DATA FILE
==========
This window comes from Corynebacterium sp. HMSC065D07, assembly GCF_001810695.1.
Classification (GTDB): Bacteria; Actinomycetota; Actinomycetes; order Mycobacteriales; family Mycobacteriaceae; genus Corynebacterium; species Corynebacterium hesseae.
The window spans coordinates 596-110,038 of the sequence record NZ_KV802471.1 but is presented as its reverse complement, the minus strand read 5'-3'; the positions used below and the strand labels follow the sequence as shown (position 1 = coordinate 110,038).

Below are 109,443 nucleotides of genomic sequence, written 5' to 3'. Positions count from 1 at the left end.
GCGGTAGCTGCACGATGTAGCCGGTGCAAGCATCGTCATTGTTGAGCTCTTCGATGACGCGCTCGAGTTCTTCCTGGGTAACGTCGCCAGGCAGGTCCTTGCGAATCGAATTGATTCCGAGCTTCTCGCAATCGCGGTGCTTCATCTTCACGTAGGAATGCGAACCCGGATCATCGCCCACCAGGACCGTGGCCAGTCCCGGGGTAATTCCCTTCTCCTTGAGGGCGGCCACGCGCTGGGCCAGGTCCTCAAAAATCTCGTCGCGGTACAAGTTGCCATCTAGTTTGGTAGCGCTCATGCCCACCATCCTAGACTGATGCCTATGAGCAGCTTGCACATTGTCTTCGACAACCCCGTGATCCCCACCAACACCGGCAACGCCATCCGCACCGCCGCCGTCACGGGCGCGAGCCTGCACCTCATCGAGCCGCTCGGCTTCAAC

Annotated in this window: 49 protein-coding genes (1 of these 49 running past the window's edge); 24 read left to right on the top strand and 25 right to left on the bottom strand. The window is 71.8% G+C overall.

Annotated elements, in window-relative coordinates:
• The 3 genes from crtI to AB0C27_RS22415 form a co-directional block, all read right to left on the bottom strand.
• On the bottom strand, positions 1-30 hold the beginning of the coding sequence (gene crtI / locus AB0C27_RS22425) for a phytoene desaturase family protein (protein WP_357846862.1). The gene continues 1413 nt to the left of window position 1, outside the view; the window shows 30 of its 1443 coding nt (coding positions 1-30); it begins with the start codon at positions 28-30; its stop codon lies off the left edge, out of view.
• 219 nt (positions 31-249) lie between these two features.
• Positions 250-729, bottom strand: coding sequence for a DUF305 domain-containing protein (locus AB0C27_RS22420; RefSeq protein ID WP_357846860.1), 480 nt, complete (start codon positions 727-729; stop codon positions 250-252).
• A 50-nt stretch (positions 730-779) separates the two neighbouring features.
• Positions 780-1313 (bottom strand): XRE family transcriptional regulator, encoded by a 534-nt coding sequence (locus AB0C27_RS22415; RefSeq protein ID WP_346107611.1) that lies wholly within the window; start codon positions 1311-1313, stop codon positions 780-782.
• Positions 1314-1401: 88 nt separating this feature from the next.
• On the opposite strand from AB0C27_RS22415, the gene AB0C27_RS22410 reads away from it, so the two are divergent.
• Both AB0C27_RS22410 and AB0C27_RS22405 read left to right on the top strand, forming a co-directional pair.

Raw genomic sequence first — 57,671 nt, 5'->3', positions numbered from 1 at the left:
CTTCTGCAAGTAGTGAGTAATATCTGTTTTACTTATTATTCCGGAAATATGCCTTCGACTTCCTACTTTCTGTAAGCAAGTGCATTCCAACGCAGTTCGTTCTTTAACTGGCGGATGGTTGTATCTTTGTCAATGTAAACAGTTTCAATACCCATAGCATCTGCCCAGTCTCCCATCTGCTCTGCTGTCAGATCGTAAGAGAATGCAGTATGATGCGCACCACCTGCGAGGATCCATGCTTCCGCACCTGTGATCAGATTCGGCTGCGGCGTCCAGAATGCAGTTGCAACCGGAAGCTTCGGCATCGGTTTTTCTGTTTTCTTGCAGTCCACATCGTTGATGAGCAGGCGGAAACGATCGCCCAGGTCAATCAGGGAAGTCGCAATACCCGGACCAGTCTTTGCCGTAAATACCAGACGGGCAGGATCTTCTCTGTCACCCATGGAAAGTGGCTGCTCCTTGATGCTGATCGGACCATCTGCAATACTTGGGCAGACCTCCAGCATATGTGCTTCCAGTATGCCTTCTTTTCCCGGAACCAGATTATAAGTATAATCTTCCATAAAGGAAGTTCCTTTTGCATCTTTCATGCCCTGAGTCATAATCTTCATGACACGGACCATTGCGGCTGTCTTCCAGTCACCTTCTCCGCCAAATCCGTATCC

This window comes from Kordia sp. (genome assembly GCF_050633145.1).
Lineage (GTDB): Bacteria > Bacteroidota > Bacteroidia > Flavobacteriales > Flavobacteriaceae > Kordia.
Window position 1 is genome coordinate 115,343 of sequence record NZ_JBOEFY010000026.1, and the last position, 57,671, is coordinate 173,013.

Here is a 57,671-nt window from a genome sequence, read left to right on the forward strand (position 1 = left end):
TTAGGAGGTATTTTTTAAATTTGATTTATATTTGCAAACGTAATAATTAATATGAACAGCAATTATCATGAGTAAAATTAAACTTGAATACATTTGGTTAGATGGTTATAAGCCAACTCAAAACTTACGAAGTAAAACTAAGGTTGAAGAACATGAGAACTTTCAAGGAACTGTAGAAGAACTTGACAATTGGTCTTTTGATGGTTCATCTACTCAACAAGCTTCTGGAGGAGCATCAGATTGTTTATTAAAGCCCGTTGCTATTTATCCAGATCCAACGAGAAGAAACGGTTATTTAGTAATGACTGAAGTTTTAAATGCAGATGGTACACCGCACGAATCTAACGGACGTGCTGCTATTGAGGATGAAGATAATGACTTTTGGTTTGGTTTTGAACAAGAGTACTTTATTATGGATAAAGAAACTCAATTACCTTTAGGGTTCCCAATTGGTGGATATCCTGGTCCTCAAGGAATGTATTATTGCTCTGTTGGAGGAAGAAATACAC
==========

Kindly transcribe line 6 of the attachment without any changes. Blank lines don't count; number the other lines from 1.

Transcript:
Annotated in this window: 49 protein-coding genes (1 of these 49 running past the window's edge); 24 read left to right on the top strand and 25 right to left on the bottom strand. The window is 71.8% G+C overall.